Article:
Quite a self-explanatory title. I reviewed these on Fragrantica and Basenotes in the past months, but surprisingly not here yet.

And the winners are...


Jil Sander Man by Jil Sander

Year: 2007
Nose: Thierry Wasser & Annick Menardo

A nice surprise for sure. I blind-bought this for 20 EUR at a sale, and I must say that if I could have tried this before, I'd have probably paid it even a bit more. Jil Sander Man is a discreet, refined, contemporary, a bit trendy but classy enough scent, basically a woody-leathery violet scent with vetiver and cedar ("pencil") notes and a slight smoky fog. All quite polished, satin and restrained, as you would expect from a mainstream scent with no "creative" pretenses – and I say this with a totally positive meaning, as being creative is surely not mandatory. A safe "office scent" for sure, but a particularly pleasant and well-made one, and if you ask me, also quite distinctive and memorable in its own discreet way. What strikes me the most here is the leather accord, which despite being quite delicate and almost unperceivable, smells unexpectedly elegant, rich, mellow and soft, polished and quiet but without smelling like pure, un-elaborated safraleine (as it happens so often with far more pricey scents). It smells materic, substantial, like a new pair of shoes, and its softness is cleverly enhanced by violet and resins, while woody-smoky notes of vetiver and cedar provide an elegant, manly, crisp darker counterpart, especially in the drydown, which is quite darker and woodier – always keeping it discreet and utterly pleasant (and well, with an unpleasant hint of norlimbanol, but just if you carefully look for it, so... nevermind!). A perfect undemanding yet elegant and compelling fragrance which I'd dare to consider a remarkable evolution of the concept of masculine "eau de cologne" - that type of unpretentious everyday fragrances good for any time, any situation and any mood.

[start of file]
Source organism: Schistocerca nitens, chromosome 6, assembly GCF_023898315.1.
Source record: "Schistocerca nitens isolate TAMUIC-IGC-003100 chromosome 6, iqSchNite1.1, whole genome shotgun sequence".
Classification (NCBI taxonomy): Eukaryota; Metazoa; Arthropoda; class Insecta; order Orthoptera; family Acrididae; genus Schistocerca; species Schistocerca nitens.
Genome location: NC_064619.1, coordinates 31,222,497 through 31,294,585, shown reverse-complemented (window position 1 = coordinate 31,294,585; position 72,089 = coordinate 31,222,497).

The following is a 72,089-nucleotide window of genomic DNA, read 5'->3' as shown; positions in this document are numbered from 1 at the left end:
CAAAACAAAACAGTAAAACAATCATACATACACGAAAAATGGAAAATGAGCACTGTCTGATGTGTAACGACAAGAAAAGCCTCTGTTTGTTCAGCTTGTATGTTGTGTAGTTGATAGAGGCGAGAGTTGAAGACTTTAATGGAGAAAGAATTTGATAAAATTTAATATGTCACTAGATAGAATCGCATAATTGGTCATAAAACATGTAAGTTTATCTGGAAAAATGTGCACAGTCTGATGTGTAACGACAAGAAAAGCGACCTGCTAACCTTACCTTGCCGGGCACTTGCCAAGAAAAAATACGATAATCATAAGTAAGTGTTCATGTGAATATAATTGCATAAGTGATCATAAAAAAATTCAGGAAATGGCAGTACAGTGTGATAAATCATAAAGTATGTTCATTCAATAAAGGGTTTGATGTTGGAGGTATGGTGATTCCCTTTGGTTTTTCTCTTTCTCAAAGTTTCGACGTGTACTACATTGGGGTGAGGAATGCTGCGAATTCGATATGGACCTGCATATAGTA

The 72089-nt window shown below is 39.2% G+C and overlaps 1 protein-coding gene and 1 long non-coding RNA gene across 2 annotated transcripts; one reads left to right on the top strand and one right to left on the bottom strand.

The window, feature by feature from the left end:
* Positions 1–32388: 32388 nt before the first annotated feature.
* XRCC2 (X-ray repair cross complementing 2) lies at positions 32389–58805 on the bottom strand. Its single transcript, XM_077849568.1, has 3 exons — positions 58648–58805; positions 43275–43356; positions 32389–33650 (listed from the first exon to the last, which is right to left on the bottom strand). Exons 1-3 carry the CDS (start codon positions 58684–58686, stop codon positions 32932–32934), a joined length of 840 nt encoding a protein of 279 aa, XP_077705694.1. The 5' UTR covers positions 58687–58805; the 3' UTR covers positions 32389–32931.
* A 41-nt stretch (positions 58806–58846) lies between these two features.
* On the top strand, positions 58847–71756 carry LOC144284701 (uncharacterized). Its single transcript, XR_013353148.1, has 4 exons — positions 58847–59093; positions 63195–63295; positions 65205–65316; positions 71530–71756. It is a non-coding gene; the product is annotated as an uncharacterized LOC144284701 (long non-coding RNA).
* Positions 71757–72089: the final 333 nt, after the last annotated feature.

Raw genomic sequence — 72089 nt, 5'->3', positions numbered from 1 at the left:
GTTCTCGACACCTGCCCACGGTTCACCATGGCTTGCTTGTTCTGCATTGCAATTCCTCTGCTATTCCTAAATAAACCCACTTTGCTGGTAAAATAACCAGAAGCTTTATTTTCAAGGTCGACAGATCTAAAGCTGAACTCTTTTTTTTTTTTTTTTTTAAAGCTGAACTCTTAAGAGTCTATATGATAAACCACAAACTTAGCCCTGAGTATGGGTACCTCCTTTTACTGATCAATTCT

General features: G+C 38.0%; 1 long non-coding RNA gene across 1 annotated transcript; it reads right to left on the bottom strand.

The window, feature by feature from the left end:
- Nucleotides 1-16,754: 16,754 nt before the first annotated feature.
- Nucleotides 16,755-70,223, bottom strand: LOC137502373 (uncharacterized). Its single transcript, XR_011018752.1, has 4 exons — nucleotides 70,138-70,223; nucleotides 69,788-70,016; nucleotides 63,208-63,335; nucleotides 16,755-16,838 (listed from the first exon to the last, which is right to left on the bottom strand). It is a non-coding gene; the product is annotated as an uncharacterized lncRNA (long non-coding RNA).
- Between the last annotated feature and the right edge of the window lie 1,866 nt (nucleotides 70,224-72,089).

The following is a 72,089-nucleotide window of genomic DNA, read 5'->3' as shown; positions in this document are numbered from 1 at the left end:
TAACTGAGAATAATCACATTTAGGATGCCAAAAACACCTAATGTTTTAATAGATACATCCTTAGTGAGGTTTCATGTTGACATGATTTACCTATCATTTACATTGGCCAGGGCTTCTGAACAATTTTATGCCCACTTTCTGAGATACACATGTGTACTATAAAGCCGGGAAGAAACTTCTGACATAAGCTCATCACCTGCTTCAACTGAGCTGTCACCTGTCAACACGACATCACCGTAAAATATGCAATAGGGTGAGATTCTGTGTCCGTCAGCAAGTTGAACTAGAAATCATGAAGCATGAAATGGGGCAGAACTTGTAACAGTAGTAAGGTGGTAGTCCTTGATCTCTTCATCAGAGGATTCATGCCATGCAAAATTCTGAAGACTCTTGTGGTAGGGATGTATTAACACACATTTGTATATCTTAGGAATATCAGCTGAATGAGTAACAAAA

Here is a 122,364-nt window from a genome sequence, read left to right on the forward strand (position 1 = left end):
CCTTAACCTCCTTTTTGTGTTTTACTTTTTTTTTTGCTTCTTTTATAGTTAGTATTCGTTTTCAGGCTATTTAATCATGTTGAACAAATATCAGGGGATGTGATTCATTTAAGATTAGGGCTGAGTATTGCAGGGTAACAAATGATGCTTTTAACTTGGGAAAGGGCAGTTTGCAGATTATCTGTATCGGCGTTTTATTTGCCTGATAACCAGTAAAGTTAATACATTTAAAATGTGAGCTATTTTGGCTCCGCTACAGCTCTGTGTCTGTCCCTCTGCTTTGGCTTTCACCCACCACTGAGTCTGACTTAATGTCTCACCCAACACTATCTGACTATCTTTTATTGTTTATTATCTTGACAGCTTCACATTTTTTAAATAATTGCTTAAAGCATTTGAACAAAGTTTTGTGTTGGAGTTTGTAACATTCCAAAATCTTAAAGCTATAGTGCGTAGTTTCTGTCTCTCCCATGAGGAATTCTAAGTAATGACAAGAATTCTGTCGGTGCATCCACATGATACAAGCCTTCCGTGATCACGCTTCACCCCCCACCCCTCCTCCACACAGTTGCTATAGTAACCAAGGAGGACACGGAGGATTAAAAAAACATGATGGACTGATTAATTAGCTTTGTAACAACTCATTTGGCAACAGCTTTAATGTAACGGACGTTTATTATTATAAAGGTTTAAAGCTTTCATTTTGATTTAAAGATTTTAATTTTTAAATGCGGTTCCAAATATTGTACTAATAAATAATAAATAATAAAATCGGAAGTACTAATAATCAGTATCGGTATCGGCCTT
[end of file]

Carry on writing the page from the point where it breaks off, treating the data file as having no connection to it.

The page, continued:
Gucci pour Homme by Gucci

Year: 2003
Nose: Michel Almairac